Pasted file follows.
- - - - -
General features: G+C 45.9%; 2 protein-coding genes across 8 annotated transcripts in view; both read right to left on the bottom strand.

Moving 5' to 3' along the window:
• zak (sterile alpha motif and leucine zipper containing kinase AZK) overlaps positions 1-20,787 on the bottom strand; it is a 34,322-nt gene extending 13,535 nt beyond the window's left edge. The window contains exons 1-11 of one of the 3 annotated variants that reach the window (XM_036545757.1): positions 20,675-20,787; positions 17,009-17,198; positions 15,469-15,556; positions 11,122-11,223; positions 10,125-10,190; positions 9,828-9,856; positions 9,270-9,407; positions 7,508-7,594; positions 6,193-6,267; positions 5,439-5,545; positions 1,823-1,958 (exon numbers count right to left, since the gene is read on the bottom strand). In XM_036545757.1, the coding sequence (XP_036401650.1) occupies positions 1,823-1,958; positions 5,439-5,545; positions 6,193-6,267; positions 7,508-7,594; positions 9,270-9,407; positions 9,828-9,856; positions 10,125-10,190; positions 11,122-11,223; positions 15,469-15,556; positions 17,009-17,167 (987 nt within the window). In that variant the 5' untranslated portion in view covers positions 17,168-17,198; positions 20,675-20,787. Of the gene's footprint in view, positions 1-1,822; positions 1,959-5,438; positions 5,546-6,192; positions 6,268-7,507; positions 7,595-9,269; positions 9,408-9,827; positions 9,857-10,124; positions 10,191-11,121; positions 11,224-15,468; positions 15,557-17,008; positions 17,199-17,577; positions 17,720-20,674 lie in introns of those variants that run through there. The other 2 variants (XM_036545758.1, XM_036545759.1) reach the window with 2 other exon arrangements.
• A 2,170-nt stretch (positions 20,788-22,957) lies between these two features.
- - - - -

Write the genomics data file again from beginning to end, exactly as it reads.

General features: G+C 45.9%; 2 protein-coding genes across 8 annotated transcripts in view; both read right to left on the bottom strand.

Moving 5' to 3' along the window:
• zak (sterile alpha motif and leucine zipper containing kinase AZK) overlaps positions 1-20,787 on the bottom strand; it is a 34,322-nt gene extending 13,535 nt beyond the window's left edge. The window contains exons 1-11 of one of the 3 annotated variants that reach the window (XM_036545757.1): positions 20,675-20,787; positions 17,009-17,198; positions 15,469-15,556; positions 11,122-11,223; positions 10,125-10,190; positions 9,828-9,856; positions 9,270-9,407; positions 7,508-7,594; positions 6,193-6,267; positions 5,439-5,545; positions 1,823-1,958 (exon numbers count right to left, since the gene is read on the bottom strand). In XM_036545757.1, the coding sequence (XP_036401650.1) occupies positions 1,823-1,958; positions 5,439-5,545; positions 6,193-6,267; positions 7,508-7,594; positions 9,270-9,407; positions 9,828-9,856; positions 10,125-10,190; positions 11,122-11,223; positions 15,469-15,556; positions 17,009-17,167 (987 nt within the window). In that variant the 5' untranslated portion in view covers positions 17,168-17,198; positions 20,675-20,787. Of the gene's footprint in view, positions 1-1,822; positions 1,959-5,438; positions 5,546-6,192; positions 6,268-7,507; positions 7,595-9,269; positions 9,408-9,827; positions 9,857-10,124; positions 10,191-11,121; positions 11,224-15,468; positions 15,557-17,008; positions 17,199-17,577; positions 17,720-20,674 lie in introns of those variants that run through there. The other 2 variants (XM_036545758.1, XM_036545759.1) reach the window with 2 other exon arrangements.
• A 2,170-nt stretch (positions 20,788-22,957) lies between these two features.